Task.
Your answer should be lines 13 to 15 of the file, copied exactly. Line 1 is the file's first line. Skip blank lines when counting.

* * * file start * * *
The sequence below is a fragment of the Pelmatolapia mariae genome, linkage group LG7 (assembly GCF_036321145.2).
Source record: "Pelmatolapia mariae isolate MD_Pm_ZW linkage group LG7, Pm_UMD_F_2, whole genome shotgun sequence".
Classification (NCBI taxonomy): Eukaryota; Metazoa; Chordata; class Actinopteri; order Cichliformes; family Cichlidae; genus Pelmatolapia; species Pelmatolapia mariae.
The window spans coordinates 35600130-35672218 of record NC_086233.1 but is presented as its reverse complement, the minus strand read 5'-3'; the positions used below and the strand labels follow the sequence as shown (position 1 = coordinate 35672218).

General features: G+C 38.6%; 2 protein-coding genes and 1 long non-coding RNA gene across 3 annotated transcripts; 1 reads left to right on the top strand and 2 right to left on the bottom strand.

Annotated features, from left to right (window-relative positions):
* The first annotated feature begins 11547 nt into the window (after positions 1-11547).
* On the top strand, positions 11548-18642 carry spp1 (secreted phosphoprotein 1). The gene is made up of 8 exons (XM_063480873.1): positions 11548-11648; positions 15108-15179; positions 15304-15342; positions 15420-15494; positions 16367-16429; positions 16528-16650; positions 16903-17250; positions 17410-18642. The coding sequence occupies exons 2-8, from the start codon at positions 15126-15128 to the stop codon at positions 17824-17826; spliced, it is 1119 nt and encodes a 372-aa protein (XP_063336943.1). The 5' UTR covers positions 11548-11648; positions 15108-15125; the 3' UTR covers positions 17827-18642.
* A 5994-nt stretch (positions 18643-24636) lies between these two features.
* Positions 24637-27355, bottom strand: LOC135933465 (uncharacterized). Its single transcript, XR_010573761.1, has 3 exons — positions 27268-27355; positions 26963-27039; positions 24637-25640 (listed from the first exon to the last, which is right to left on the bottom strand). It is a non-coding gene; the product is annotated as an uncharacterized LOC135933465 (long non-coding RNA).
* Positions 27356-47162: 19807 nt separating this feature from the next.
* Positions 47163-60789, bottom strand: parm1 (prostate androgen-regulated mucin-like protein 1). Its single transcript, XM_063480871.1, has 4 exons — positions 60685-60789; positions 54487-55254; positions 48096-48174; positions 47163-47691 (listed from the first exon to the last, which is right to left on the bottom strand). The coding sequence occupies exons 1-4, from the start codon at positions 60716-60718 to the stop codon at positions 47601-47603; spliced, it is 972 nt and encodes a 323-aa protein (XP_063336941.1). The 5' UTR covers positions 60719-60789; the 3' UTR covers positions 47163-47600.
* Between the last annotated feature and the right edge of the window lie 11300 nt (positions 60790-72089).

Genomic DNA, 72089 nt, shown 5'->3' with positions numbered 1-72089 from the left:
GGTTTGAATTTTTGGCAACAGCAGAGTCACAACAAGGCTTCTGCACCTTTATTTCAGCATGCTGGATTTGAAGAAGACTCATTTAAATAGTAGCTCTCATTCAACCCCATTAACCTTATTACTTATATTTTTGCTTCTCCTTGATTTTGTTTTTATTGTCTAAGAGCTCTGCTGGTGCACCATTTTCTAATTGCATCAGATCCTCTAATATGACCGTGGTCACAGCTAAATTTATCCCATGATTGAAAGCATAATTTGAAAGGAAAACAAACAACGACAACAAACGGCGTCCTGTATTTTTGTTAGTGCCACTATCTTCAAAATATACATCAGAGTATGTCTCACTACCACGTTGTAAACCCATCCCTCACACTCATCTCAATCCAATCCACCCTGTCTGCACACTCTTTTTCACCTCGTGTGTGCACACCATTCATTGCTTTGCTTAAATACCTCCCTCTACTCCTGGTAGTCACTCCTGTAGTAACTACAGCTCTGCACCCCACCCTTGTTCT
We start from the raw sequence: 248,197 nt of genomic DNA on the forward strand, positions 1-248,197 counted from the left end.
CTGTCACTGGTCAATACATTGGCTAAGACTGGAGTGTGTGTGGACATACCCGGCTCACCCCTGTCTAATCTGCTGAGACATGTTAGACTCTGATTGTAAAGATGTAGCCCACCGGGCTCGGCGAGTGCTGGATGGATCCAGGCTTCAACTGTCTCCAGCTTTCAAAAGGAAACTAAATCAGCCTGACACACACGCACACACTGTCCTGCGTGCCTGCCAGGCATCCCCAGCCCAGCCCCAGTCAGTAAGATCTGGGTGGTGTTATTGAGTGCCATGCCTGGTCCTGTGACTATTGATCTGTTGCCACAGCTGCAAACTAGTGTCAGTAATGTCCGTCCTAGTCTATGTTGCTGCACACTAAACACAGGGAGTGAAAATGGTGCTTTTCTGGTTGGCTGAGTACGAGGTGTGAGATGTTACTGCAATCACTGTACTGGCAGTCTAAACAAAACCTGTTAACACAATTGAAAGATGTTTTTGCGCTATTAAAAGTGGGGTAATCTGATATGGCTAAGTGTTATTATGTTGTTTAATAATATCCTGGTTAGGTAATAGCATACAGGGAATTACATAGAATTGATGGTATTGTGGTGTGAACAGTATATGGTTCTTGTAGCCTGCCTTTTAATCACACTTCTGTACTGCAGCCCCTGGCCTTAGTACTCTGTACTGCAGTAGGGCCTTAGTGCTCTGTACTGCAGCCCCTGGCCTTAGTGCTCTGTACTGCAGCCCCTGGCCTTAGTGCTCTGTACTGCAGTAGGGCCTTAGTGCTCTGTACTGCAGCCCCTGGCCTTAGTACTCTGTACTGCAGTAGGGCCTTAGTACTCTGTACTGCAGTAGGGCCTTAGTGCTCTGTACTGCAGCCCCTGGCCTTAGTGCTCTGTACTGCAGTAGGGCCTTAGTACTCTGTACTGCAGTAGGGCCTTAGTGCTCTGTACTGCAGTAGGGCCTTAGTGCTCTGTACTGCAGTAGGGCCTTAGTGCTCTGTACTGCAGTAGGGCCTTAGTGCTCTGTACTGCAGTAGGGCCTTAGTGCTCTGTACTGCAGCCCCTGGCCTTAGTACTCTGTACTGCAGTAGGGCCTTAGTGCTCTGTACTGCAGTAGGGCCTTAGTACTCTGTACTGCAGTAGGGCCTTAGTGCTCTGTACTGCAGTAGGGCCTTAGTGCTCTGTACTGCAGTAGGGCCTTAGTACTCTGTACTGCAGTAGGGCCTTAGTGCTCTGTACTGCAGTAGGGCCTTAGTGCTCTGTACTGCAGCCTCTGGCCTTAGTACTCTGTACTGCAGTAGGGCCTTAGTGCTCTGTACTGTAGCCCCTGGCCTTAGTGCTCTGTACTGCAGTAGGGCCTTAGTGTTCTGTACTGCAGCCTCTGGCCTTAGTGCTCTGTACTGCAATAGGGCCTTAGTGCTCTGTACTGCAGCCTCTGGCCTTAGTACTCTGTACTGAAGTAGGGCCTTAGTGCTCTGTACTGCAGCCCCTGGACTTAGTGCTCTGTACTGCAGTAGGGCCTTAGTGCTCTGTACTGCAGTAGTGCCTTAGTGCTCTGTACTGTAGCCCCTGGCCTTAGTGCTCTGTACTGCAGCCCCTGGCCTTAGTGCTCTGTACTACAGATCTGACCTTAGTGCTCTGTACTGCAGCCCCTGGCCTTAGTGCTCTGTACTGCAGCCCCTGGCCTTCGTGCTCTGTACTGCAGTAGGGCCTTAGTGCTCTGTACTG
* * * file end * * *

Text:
* Between the last annotated feature and the right edge of the window lie 11300 nt (positions 60790-72089).

Genomic DNA, 72089 nt, shown 5'->3' with positions numbered 1-72089 from the left:
GGTTTGAATTTTTGGCAACAGCAGAGTCACAACAAGGCTTCTGCACCTTTATTTCAGCATGCTGGATTTGAAGAAGACTCATTTAAATAGTAGCTCTCATTCAACCCCATTAACCTTATTACTTATATTTTTGCTTCTCCTTGATTTTGTTTTTATTGTCTAAGAGCTCTGCTGGTGCACCATTTTCTAATTGCATCAGATCCTCTAATATGACCGTGGTCACAGCTAAATTTATCCCATGATTGAAAGCATAATTTGAAAGGAAAACAAACAACGACAACAAACGGCGTCCTGTATTTTTGTTAGTGCCACTATCTTCAAAATATACATCAGAGTATGTCTCACTACCACGTTGTAAACCCATCCCTCACACTCATCTCAATCCAATCCACCCTGTCTGCACACTCTTTTTCACCTCGTGTGTGCACACCATTCATTGCTTTGCTTAAATACCTCCCTCTACTCCTGGTAGTCACTCCTGTAGTAACTACAGCTCTGCACCCCACCCTTGTTCT